The curious case of the P2 VariCam
I recently attended HD Expo here in NY and had a first hand look at the 2 new VariCam offers from Panasonic, namely the HPX2700 and the HPX3700. I had seen the preliminary specs online but I was pretty surprised to discover a few things that aren't quite so well advertised. First, I think it helps to frame the new VariCam by mentioning Panasonic's other fairly recent professional additions - the HPX2000 and the HPX3000. These cameras are both marketed as "master quality" by virtue of their ability to acquire in the ACV-Intra 100 codec, an H.264 based compression scheme that supposedly approaches D5 (tape master format) in terms of image quality. Neither of these cameras shoot off speed frame rates so therefore apparently weren't worthy of Panasonic's "VariCam" stamp. The key difference between them is about $20,000 and a very different chipset.
The 3000 is a FULL RASTER native 1080p camera - pixel to pixel accurate capture to recording. A true 1080p sensor and combined with AVC-I 100, master quality imaging. This camera does NOT shoot 720p because the chipset isn't able to scale the full signal down to those dimensions at the quality required by Panasonic. The 2000 however, like many of Panasonic's other cameras, is based on a 720p chipset and employs a bit of pixel trickery to get it's full resolution. From the 1280x720 60p sensor, the camera is able to seamlessly extrapolate a 1440x1080 signal and through pixel aspect ratio, the video image is then viewed correctly on a HDTV or production monitor. This KEY difference between the two cameras has been telegraphed to the new VariCams as well.
The VariCam 3700 takes the chipset from the 3000 and adds a few new features - true 10 bit RGB 444 24 PsF out via dual link as well as the ability to UNDERCRANK. This camera cannot shoot more than 30 fps because of P2 bandwidth issues. Like the 3000, it does not shoot 720p which would allow for higher frame rates so this new VariCam is instantly severely limited in its off speed capabilities. However, this is the only Panasonic camera that shoots a full, uncompressed, native RGB 1080 signal. If it's picture quality you're after - this is the one.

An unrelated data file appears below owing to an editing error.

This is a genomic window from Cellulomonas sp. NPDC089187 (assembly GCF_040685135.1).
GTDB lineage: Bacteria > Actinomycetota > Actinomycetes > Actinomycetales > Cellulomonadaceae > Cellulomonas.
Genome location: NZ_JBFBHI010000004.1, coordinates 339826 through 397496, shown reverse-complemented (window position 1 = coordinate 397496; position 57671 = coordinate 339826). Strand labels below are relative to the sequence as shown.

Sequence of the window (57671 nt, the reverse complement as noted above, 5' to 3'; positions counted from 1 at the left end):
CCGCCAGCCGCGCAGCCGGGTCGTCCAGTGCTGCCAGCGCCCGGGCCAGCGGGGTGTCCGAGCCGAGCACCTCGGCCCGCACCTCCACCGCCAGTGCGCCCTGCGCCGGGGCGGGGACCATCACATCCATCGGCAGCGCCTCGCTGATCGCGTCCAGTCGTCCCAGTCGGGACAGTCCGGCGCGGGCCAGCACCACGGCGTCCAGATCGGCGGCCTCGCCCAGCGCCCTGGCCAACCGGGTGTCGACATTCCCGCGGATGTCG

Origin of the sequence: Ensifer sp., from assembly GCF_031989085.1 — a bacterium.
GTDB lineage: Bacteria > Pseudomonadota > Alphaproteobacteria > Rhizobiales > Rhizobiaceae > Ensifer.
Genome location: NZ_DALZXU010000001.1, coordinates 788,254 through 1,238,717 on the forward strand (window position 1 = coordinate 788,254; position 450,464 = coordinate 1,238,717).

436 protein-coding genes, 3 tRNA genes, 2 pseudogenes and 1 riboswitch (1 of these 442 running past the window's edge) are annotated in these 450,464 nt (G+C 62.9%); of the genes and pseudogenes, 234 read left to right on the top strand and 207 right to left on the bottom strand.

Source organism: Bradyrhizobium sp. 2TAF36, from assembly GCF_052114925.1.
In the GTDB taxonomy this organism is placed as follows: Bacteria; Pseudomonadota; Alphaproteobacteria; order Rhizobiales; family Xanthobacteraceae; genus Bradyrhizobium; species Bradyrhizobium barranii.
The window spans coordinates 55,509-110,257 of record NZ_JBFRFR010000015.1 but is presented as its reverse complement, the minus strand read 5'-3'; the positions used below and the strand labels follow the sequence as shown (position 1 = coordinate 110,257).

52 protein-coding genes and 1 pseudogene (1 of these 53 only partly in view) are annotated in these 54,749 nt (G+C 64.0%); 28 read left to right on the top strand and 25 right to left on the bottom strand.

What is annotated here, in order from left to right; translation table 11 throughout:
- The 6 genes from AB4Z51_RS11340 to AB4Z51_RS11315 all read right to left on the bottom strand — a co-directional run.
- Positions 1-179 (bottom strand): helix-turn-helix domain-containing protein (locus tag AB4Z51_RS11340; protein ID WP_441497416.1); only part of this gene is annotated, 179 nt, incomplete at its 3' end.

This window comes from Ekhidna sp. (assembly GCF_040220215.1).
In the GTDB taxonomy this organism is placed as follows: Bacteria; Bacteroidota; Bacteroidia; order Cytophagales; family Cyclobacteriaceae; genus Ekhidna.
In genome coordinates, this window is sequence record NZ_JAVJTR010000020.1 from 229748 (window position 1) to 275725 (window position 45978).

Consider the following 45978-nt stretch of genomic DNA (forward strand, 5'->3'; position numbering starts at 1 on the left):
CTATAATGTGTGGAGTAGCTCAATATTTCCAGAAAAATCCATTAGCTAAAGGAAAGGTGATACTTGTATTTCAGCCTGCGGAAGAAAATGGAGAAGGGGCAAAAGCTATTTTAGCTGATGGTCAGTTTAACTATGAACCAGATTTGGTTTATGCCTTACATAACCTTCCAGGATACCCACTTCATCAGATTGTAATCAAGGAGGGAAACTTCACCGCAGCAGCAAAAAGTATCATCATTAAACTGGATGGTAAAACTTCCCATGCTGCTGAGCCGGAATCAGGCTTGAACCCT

The VariCam 2700 on the other hand is basically an HPX2000 BUT with the ability to go 1-30 fps in 1080p and 1-60 in 720p. And just like the 2000, this guy is not a native 1080p camera but in terms of the creative possibilities of working off speed with AVC-I 100, the 2700 is obviously far more useful.
This leads me to the point of this post - and this is something I had an interesting conversation with Jan Crittendon from Panasonic at their HD Expo booth. My question to her was is the 3700 actually a VariCam??? Because of its design, there is no way to shoot over 30 fps. The whole point of putting the VariCam stamp on their products is the ability to shoot VARIable frame rates. 9 times out of 10 when people say variable frame rates, they aren't talking about under cranking... Who wants to shoot Charlie Chaplin? People (shooters, producers, directors) are obsessed with slow motion footage. It just looks cool. They love the instant gratification of being able to see this creative effect without waiting for dailies. To call Panasonic's new flagship production camera a "VariCam" when it is unable to shoot useful variable frame rates is a bit of farce.
So I asked Jan if the image quality is really that compromised on the 2700 compared to the 3700 because it is obviously a far more versatile tool. Interestingly enough, her answer was no. She said that quality of the extrapolated 1080p signal combined with AVC-I 100 is outstanding and very few people would actually be able to tell the difference. The full raster, full bandwidth image from the 3700 is more useful for effects and compositing work where having as much picture and color information as possible is critical. In her opinion, the 2700 is a more useful tool for most productions especially medium to low budgets. This is no surprise really but I guess I'm just scratching my head somewhat regarding Panasonic's design and marketing decisions. The whole point of the VariCam is to shoot off speed so if the only real difference between the 3700 and the 3000 (not including the ability to shoot 1-30 fps. Yay.) is the ability to go 444 dual link, why didn't they just add these features to the 3000? That would then be their flagship production camera and the new P2 VariCam would the flagship off speed camera. Then they would have 2 cameras that make sense as opposed to 4 whose differences are cryptic and confusing to say the least. In my opinion (and Jan Crittendon's as well it seems) the 2700 is the camera to put your money on. The 3700 has an amazing picture quality but honestly, if I was wanting to shoot RGB 444 on a 2/3" camera, I would far rather work with the Sony F23 (which can go 1-60 by the way..) It will be interesting to see how the professional camera community reacts to these 2 new products in the coming months.